Rent an Apartment in Panama City, Panama: 10 Things to Consider First
So, you have decided to move to Panama City, Panama and now all that remains is finding an apartment to rent. Where you choose to live is one of the most exciting,
nerve wracking decisions that you will have to make. After all, your very future happiness hinges on how well you settle in to life in Panama
and where you are living will have a lot to do with it. Some factors, such as how well you get along with your neighbors or whether your children will enjoy their new school are beyond your control but others (such as those listed below) are easy to check before you make the move
For starters, you will want to check out
the classified ads in the La Prensa newspaper and if the ad says "c/b/e" that means "cuarto y bano para empleada" which translates to "room (bedroom) and bath for an employee (maid)." Many apartments, even smaller two-bedroom apartments, will have a small little room and separate bathroom, just off the kitchen, for a live-in maid. Normally, the rooms are just big enough for a twin-bed and a small dresser. But, if it says "c/b/e" then you've got a space for a live-in maid.
And, the price or value of any apartment in the city, either to rent or buy, is normally determined by the following factors:
The location. Closer to the city center (easier commute) usually more
expensive. All of the areas you mentioned before (Obarrio, Bella Vista,
El Cangrejo, Punta Paitilla, El Carmen) are in the city center, and are the easiest commutes. So, they rent for a little more.
The size. Apartments are described in square meters. Stay away from
anything less than about 110 square meters. Anything larger than that is
considered "big" in relative terms.
Smaller little one-bedroom studio apartments for bachelors or singles
might get as small as 65 square meters. Some of the most expensive
apartments in town (like in the Miramar) are about 365 square meters,
and cost $350,000.
age. How old is the building? What kind of shape is the elevator in? How
well has the building been maintained, painted, repaired, etc. Some
older buildings might be in a great area, and relatively large, but the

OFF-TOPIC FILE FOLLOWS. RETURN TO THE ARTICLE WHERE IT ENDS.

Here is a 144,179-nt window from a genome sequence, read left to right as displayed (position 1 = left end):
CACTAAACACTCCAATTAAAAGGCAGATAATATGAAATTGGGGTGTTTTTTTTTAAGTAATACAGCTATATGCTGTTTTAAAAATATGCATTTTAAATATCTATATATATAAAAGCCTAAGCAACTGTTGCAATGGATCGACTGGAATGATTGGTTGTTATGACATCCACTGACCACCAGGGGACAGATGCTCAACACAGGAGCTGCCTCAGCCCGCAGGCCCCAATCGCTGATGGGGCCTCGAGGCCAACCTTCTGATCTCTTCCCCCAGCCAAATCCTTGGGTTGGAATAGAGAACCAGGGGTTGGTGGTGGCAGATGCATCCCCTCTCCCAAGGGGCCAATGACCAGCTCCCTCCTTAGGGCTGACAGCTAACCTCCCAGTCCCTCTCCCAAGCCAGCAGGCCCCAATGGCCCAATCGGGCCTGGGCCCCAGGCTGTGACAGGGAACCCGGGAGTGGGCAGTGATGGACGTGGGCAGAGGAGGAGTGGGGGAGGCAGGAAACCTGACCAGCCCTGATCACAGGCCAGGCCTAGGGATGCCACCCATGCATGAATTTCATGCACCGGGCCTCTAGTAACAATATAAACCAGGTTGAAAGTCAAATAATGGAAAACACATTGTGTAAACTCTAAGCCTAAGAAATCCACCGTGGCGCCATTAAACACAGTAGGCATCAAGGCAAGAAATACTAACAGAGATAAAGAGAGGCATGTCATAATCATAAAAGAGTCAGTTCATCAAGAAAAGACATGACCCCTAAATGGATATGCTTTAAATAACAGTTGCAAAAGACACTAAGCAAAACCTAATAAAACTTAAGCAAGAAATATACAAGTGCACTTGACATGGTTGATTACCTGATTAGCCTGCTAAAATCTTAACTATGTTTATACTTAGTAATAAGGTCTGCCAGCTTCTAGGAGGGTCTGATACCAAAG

common areas have been poorly maintained and managed.
Parking. How many spaces come with the apartment, one or two? How many
cars will you be driving? Which spots are yours (exactly)? Do you have
to park next to a little Hyundai,
or is your "parking neighbor" driving a Hummer on steroids (making it
hard or impossible to get into your spot). So there are two factors
here, how many spots, and "ease" of parking.
#5: Security: What floor are you on, compared to how high can a well-motivated crack-head climb while wasted? Is there a 24/7 security guard on duty? Is the parking area secure as well? Is there an intercom system (does it work?)
Book to Help Make Your Dream a Reality
#6: Included utilities: often the
owner pays for water, and very often gas is included with the building.
So, buy gas-fired water heater and clothes dryer, for example.
#7: Condition of the apartment itself:
How's the paint? Are there any appliances included (stove, fridge, water
heater, air conditioners.) Do they all work? What happens if one
craps-out? Is all the wood (doors, cabinets in kitchens and bathrooms)
solid? What kind of shape are the floors in?
#8: Motivation of the owner: Just how
motivated is the owner to rent. If the owner is desperate, they might
give you a great deal just to get a warm body in there to help pay
monthly maintenance costs, mortgage, etc. If the owner is stinking rich
and does not really need your money at all, they might be very
inflexible on the price. It's all negotiable.
#9: Pool and social areas. First off, is
there a pool? How big is it? What kind of shape is it in? Is it
obviously being used often, or has it been neglected? Is there a large
social area (often on the roof of the building) for throwing birthday
parties and the like.
#10: Age and kid demographics of the
building: Is it a blue-hair community, or are there lots of people like
yourselves, younger families with kids. Check the place out at about
3:30 PM, when school is out, before the parents have gotten off work, on
a weekday. If there's ankle-biters to be had, they will be swarming
most at that time, usually with the maid in tow, watching them do laps
on the training wheels or something similar... Ask the security guards
about numbers of kids in the building -- they will know them all by
So, what you are looking for is the best
deal for the money, with all of the above factors to consider (and
probably a few other's that I've forgotten.
Article by Anne Alexander Sieder
Panama Forum is a forum and message board all about everything you would ever want to know about living in Panama, City, Panama from people who have already made the move.
Panamatotal is another excellent resource where you can research the answers to common questions or post your own and have them answered by expats currently living in Panama.
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